A preferred embodiment of the invention, includes two integral, flexible dimples. The dimples are preferably disposed diametrically opposite one another on the periphery of the adapter plug body, but may be disposed at various smaller angles. When used in conjunction with spring loaded electrical contacts, a plurality of contact points with the receptacle sleeve are formed.
In order that all of the structural features for attaining the objects of this invention may be readily understood, reference is herein made to the drawings wherein:
FIG. 1 is a cross-sectional view of the adapter plug of the present invention.
FIG. 2 is a top view of the adapter plug of the present invention.
FIG. 3 is a cross-sectional view of the adapter plug of the present invention rotated ninety degrees relative to the view of FIG. 1.
FIG. 4A is a close-up view of the dimple feature of the present invention.
FIG. 4B is a cross-sectional close-up view of the dimple feature of the present invention.
FIGS. 5A, 5B and 5C show a cross-sectional view of the adapter plug of the present invention outside of a receptacle in a relaxed state (5A), inserted into a large diameter receptacle and partially compressed (5B), and inserted into a small diameter receptacle and fully compressed (5C).
A preferred embodiment of electrical adapter plug 10 of the invention is shown in FIG. 1. The principal novel structural feature of this embodiment resides in the use of flexible dimples 8, flexibly and integrally located on the periphery of adapter plug casing 1. Biased outwardly from casing 1, the flexibly mounted dimples establish improved mating contact with the electrically conducting surfaces of a cylindrical sleeve of a cigarette lighter receptacle, such as shown in FIGS. 5B and 5C, when the adapter plug 10 is inserted into the receptacle sleeve in order to power an electric device connected to chord 100.
To provide electrical connection between the adapter plug 10 and a receptacle sleeve, retractable side electrical contacts 3 and tip contact 6 are located on either side of and on top of casing 1, respectively. These establish electrical contact with the receptacle sleeve conducting surfaces. Contacts 3 are preferably formed from a unitary strip of conductive material, shaped to provide an outward bias away from casing 1 in a manner known to a skilled artisan. Tip contact 6 is also outwardly biased by central contact spring 5, fastened to central connector 24. The key electrical components of the adapter plug are located on circuit board 2, predominantly within lower portion 28 of casing 1. Side contacts 3 are connected to lower connector 26. Tip contact 6 is electrically connected to central connector 24 via contact spring 5. Connectors 24 and 26 are electrically connected to circuit board 2. Cable 100, also connected to circuit board 2, completes the transmission of electrical power from the source, through the contacts and circuit board, and finally to the destination device.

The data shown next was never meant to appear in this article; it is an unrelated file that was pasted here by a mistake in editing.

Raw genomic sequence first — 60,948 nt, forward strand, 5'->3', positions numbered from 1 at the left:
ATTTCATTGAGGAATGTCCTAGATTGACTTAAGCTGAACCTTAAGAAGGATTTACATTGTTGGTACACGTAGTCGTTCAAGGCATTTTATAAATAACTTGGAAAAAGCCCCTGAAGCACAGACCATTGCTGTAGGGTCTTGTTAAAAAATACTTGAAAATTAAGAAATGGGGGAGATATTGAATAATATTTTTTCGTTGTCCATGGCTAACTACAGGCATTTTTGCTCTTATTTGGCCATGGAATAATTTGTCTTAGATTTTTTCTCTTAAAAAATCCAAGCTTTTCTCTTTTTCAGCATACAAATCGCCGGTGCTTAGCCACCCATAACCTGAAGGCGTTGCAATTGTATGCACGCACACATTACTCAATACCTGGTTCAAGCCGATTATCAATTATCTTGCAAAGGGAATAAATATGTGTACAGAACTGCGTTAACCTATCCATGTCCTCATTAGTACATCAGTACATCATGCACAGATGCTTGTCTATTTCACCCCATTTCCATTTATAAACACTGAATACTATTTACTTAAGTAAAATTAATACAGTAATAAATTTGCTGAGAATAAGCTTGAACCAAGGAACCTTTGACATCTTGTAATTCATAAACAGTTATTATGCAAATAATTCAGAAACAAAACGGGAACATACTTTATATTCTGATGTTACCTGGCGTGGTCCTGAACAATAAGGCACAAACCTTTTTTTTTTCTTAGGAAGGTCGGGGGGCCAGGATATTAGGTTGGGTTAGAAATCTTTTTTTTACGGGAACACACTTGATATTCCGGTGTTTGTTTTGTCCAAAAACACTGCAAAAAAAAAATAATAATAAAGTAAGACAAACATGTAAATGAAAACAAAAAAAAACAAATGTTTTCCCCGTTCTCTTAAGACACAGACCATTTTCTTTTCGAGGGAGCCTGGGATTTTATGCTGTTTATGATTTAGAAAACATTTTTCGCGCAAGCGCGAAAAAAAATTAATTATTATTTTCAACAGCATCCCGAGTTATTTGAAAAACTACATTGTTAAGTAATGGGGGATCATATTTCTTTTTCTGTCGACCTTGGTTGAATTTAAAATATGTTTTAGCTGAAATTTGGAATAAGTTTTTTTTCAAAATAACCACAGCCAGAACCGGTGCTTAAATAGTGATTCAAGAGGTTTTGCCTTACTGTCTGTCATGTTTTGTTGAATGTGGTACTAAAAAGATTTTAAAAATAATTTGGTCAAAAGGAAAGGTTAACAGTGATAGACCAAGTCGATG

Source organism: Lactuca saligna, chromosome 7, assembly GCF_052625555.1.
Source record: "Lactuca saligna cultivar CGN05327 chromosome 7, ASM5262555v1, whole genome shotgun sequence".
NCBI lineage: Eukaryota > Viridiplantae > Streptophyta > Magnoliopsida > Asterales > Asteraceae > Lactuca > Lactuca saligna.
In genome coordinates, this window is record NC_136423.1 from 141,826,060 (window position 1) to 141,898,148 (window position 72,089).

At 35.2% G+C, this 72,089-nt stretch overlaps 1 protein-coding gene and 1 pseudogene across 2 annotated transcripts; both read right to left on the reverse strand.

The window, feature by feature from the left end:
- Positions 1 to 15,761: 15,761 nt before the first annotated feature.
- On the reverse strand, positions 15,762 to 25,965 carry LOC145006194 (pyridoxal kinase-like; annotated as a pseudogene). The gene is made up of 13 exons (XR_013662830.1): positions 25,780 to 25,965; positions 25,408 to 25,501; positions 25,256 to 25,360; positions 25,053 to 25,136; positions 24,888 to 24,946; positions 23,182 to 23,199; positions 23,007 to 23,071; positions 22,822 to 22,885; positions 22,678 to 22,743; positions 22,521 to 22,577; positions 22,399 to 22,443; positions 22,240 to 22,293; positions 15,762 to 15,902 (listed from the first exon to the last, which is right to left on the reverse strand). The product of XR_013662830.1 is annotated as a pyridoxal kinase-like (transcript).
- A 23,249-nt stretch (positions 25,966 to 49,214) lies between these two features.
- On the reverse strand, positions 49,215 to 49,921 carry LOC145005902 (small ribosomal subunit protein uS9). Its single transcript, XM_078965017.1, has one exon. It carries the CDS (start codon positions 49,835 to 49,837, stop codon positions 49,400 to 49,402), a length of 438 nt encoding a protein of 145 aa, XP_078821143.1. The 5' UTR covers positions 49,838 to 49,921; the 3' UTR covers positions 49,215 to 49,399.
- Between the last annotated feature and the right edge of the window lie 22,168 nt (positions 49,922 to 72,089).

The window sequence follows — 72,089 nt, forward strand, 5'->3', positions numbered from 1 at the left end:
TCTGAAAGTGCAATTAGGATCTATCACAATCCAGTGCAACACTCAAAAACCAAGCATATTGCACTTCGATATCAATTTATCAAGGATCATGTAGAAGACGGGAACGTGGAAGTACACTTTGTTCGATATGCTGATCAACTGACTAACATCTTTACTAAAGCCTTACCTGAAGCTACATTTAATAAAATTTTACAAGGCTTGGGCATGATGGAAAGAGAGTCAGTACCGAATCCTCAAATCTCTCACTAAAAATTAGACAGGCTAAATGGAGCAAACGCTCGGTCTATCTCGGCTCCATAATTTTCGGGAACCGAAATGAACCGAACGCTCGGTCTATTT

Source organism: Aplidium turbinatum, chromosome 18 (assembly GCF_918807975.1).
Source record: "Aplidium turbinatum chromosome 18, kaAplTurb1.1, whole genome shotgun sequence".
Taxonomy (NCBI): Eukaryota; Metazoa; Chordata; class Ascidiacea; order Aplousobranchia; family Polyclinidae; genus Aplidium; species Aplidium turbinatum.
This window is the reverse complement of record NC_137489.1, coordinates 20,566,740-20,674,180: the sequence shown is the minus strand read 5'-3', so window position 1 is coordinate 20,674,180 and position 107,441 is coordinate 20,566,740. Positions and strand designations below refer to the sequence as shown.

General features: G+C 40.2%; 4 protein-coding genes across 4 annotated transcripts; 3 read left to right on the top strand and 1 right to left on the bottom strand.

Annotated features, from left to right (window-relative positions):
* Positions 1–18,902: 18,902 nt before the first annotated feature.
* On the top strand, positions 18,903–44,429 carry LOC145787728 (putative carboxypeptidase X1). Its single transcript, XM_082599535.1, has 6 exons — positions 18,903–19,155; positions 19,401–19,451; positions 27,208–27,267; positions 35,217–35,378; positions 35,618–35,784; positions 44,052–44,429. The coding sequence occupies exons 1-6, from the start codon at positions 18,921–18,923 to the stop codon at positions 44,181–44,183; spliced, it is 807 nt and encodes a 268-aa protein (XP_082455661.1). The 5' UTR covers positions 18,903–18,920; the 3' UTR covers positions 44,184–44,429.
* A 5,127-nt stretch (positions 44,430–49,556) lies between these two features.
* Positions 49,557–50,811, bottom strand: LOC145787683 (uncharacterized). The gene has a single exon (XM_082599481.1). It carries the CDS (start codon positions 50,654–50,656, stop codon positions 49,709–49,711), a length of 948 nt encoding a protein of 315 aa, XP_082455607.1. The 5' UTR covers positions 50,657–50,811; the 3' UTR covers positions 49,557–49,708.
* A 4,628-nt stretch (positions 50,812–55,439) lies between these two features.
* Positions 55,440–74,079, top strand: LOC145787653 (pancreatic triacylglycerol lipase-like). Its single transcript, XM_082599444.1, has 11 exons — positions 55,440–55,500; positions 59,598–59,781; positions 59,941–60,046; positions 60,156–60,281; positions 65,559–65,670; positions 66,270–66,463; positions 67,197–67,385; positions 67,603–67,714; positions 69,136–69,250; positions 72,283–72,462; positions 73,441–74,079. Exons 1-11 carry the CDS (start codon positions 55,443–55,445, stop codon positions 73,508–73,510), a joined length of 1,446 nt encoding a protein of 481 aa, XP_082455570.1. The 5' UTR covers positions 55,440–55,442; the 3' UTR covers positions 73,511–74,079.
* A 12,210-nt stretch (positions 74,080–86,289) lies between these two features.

Referring to FIG. 2, the top portion of a preferred embodiment of the present invention is shown in a fully relaxed state. Electrical contacts 3 and 6, as well as flexible dimpled members 8, will provide the necessary electrical and structural contact points, respectively, with a cigarette lighter sleeve receptacle to retain the desired electrical connection from the receptacle sleeve conducting surfaces to a device dependent on a DC power source.
To ensure proper fit of the plug 10 into a receptacle sleeve, when relaxed, the outer-most diameter of adapter plug 10 preferably exceeds slightly the largest internal diameter of standard receptacle sleeves. Similarly, the fully compressed diameter of the plug is preferably the same as or sightly less than the smallest internal diameter of standard receptacle sleeves.
FIG. 3 illustrates a cross-sectional view of a preferred embodiment of the present invention rotated 90 degrees from the view of FIG. 1. Dimple biasing spring 9 provides an outward bias for flexible dimples 8. The biasing force of spring 9 augments the biasing force provided by the nature of the plastic connection between flexible dimple 8 and casing 1. The pre-shaped and preferred plastic casing will resist any compression force of a receptacle sleeve wall. Spring guiding extension 7, integral with either of the flexible dimples 8, provides lateral support for dimple biasing spring 9. Inward pressure from a receptacle sleeve on contacts 3 and 6 and on dimples 8 is absorbed by the various biasing members described above.
FIGS. 4A and 4B provide close-up views of dimple member 8, integral with casing 1. Tip portion 11 is preferably convex, but may be any shape compatible with the intended use of the dimple member, i.e., rounded or circular. Tip 11 provides a primary physical contact point with the receptacle sleeve. Hinge points 12 delineate the preferred pivot line of member 8 relative to casing 1 when tip 11 is subjected to inward pressure from a receptacle surface. Elongate portion 13 is integral with tip portion 11. As illustrated in FIG. 4B, elongate portion 13 is preferably long enough to allow flexing of the dimpled member without breakage. The actual length of elongate portion 13 is, therefore, dependent upon the material used to fabricate casing 1 and the thickness of the dimpled member. Elongate portion 13 is preferably tapered along interior surface 14 to provide member 8 increased flexibility and to avoid decreasing the interior diameter of casing 1 upon compression of flexible member 8. Gap 15 appears between member 8 and casing 1 to allow free movement of the tip and elongate portions relative to the casing. Gap 15 need not surround member 8 on three sides, but could, instead, merely provide free movement of tip portion 11 relative to casing 1 sufficient to extend and narrow the outer-most diameter of plug 10.